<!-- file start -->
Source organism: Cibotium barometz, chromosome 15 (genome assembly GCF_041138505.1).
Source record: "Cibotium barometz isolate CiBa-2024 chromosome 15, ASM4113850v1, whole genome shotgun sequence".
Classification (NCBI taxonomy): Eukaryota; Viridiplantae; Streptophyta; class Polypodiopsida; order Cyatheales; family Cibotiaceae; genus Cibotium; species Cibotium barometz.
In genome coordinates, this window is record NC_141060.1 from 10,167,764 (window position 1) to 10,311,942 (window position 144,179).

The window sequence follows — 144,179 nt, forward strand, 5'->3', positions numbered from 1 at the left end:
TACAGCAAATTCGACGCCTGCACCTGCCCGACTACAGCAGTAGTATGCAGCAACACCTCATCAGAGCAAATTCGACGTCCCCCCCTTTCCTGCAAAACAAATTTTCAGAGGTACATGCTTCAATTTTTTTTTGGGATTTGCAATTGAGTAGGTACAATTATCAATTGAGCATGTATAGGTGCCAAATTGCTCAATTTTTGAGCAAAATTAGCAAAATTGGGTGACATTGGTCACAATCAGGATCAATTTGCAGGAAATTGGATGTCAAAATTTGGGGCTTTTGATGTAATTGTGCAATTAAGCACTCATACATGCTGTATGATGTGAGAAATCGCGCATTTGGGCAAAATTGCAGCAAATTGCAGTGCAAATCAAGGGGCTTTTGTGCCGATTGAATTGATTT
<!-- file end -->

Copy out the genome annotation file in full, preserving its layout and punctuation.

Source organism: Cibotium barometz, chromosome 15 (genome assembly GCF_041138505.1).
Source record: "Cibotium barometz isolate CiBa-2024 chromosome 15, ASM4113850v1, whole genome shotgun sequence".
Classification (NCBI taxonomy): Eukaryota; Viridiplantae; Streptophyta; class Polypodiopsida; order Cyatheales; family Cibotiaceae; genus Cibotium; species Cibotium barometz.
In genome coordinates, this window is record NC_141060.1 from 10,167,764 (window position 1) to 10,311,942 (window position 144,179).

The window sequence follows — 144,179 nt, forward strand, 5'->3', positions numbered from 1 at the left end:
TACAGCAAATTCGACGCCTGCACCTGCCCGACTACAGCAGTAGTATGCAGCAACACCTCATCAGAGCAAATTCGACGTCCCCCCCTTTCCTGCAAAACAAATTTTCAGAGGTACATGCTTCAATTTTTTTTTGGGATTTGCAATTGAGTAGGTACAATTATCAATTGAGCATGTATAGGTGCCAAATTGCTCAATTTTTGAGCAAAATTAGCAAAATTGGGTGACATTGGTCACAATCAGGATCAATTTGCAGGAAATTGGATGTCAAAATTTGGGGCTTTTGATGTAATTGTGCAATTAAGCACTCATACATGCTGTATGATGTGAGAAATCGCGCATTTGGGCAAAATTGCAGCAAATTGCAGTGCAAATCAAGGGGCTTTTGTGCCGATTGAATTGATTT